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The Harvard freshmen crew coasted to the quarterfinals of the Temple Cup, before falling to the eventual champion, the Netherlands’ Nereus, by two lengths.
The Crimson opened up the 32-crew head-to-head tournament last Wednesday against England’s Royal Military Academy. Harvard set off at a blistering pace, posting the second fastest time at the Barrier checkpoint, passing the spot in 1:56.
Harvard never let off the throttle, passing the Fawley point in 3:17, tied for the second fastest opening-round time. The Crimson maintained the pace to the finish, as it finished in a time of 7:05, a full two-and-three-quarter lengths ahead of the Royal Military Academy.
Harvard drew Rhode Island—a four-and-one-half length winner over Exeter University—in the round of 16 the following day. The Crimson backed off its torrid first-round pace, passing the Barrier and Fawley spots in 2:00 and 3:20 respectively.
But Harvard closed strong, finishing in 7:03—two seconds faster than its opening-round time—and knocking off the opposing crew by two lengths.
Friday presented the first real challenge of the tournament, as the Crimson drew the Netherlands’ Nereus crew in the quarterfinals. The Crimson fell behind early and never could make up the ground, as the Netherlands’ crew finished in a time of 7:04 with Harvard two full lengths behind. But it wasn’t as if the Crimson ever had a fair shot at advancing.
Less than 20 strokes into the race, freshman bow Mike Harrington’s equipment malfunctioned, and, unable to fix the problem, he was forced to jump ship.
Competing with its seven remaining rowers, the Crimson stood little chance, losing by the wide margin.
With Harvard out of the Temple Cup tournament, the lone American crew remaining was from the U.S. Naval Academy. The Midshipmen advanced to the semis after posting a 6:56 finish and a two-thirds of a length victory over the National University of Ireland in the quarterfinals.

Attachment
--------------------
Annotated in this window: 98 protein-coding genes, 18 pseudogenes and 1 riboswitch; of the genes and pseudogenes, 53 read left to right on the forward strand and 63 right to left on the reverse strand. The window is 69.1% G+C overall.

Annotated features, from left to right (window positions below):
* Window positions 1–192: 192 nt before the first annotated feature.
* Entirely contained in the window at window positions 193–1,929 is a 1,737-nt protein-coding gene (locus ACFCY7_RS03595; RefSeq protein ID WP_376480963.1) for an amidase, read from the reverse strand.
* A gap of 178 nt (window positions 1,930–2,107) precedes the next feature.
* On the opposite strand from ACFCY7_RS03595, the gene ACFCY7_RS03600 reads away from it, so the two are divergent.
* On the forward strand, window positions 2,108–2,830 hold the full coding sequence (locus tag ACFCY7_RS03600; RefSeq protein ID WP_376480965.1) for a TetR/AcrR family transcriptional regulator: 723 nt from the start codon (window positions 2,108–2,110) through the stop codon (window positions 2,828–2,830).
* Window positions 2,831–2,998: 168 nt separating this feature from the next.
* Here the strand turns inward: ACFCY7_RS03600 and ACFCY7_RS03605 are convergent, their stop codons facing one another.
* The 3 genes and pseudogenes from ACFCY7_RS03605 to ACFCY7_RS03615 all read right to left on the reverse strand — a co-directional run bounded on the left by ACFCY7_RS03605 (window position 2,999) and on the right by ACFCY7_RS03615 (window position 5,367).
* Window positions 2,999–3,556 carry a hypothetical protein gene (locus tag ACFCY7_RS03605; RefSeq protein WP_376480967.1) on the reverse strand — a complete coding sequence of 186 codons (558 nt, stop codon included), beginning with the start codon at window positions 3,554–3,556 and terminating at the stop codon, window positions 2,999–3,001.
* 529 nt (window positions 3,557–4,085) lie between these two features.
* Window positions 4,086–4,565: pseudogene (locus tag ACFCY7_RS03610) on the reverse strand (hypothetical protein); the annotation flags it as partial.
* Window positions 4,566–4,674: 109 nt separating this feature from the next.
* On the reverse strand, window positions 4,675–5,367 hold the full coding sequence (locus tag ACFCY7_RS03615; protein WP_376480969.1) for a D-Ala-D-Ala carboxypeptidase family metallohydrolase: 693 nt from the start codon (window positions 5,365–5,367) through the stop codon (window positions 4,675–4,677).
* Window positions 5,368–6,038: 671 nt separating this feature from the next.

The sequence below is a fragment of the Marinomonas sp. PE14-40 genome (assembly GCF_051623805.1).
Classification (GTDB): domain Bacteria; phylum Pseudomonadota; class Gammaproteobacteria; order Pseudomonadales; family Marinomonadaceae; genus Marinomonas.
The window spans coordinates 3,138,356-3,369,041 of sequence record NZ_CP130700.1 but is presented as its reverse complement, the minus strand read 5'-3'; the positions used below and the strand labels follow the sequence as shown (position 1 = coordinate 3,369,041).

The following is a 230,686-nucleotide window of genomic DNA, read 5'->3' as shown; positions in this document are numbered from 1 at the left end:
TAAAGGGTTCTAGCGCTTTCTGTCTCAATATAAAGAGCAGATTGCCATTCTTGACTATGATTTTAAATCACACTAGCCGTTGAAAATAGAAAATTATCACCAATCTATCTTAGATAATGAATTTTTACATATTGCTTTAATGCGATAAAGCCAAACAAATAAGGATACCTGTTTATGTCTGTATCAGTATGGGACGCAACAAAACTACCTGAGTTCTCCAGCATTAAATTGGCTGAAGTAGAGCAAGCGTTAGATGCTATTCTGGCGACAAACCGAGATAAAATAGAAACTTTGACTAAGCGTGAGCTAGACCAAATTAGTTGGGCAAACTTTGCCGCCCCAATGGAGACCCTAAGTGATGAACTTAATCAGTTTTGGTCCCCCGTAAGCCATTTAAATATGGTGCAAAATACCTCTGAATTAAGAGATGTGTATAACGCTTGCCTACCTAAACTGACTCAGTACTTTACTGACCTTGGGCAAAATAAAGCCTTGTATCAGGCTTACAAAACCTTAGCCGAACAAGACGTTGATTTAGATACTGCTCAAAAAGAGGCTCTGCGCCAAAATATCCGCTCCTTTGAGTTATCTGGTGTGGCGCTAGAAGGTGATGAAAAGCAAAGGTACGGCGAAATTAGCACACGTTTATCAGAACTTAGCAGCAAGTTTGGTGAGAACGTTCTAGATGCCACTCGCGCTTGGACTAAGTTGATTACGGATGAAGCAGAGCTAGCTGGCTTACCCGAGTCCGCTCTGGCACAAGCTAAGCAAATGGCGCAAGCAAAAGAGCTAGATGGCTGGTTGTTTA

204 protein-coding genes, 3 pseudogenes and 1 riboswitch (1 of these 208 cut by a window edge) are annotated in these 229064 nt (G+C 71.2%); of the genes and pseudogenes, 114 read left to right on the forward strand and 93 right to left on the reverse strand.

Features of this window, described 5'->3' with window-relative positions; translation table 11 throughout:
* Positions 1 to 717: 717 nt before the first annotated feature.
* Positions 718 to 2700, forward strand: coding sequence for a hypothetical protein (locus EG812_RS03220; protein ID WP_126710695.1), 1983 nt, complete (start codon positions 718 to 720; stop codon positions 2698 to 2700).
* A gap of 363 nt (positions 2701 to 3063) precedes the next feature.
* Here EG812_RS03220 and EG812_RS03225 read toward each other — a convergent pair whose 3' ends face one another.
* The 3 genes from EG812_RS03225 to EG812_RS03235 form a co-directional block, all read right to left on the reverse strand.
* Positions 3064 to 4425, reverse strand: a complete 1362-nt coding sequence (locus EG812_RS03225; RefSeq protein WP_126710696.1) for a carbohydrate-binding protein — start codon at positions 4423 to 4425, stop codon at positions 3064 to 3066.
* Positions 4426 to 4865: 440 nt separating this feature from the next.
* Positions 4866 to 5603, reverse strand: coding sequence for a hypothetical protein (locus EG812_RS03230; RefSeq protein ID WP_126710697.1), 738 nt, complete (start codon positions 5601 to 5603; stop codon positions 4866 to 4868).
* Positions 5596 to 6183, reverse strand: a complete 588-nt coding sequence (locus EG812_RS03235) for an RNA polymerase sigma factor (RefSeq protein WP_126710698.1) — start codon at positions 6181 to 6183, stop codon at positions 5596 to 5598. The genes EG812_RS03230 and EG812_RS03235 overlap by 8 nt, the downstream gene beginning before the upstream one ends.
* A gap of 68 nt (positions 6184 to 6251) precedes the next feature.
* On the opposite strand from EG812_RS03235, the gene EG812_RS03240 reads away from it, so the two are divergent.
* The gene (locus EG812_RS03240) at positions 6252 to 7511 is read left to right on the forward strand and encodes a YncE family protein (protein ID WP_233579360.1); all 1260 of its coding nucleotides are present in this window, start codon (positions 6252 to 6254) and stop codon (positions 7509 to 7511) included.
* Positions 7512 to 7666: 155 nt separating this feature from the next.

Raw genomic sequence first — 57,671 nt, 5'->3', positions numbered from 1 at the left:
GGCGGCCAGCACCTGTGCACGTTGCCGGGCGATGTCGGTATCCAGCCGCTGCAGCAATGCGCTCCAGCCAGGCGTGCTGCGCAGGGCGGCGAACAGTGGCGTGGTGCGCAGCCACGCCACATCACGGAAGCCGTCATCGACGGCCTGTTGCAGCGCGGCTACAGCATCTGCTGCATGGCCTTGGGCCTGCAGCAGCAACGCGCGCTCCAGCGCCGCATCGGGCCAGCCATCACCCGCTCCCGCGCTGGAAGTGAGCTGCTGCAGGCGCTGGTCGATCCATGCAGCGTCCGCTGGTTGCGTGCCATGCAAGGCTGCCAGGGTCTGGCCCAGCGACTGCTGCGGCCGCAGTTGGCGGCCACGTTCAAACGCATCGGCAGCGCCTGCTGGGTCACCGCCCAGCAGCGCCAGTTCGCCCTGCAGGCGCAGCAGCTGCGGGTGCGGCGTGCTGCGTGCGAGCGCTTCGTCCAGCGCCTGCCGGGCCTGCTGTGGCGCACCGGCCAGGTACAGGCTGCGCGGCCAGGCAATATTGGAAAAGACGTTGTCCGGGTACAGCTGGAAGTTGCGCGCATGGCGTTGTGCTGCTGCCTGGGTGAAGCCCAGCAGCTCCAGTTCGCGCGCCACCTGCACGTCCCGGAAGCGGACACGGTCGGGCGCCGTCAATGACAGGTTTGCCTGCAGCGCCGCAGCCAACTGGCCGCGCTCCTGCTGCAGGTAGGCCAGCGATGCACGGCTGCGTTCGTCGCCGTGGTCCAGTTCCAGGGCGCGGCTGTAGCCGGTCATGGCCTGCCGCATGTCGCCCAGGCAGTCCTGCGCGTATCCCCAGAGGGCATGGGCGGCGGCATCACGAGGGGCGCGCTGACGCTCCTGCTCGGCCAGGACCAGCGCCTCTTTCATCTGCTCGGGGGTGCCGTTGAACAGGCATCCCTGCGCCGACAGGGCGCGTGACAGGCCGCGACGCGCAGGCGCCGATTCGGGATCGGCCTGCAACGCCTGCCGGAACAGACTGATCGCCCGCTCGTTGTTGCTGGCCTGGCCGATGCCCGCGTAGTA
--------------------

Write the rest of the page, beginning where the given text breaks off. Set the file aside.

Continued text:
Entering the semifinal round on Saturday, the U.S. Naval Academy had posted two of the top five fastest times of any Temple Cup crew. Its semifinal opponent—the Netherlands’ Proteus—had recorded the other three.
The Midshipmen held their own, however, holding the lead at the Barrier and Fawley points. But the Proteus crew would not be denied, finishing a length ahead of the Naval Academy in a time of 6:57—tied for its slowest finish of the tournament.
With the Nereus crew taking its semifinal race by a narrow one-quarter length margin, the stage was set for an all Netherlands final. Nereus charged out of the gate, taking the lead by the Barrier point and maintaining it for the duration of the race, as it finished in a time of 6:52—12 seconds faster than it finished in its quarterfinal defeat of Harvard.
The win served as redemption for the Nereus crew, which was eliminated in the semifinals last year by Princeton.
It also marked the first time that a non-American crew has won the Temple Cup since Cambridge University’s win in 1999, as well as the first time that a Netherlands’ crew has won in the 14-year history of the tournament. Coming into this year’s tournament, Harvard had won two out of the last three cups.
—Staff writer Michael R. James can be reached at firstname.lastname@example.org.
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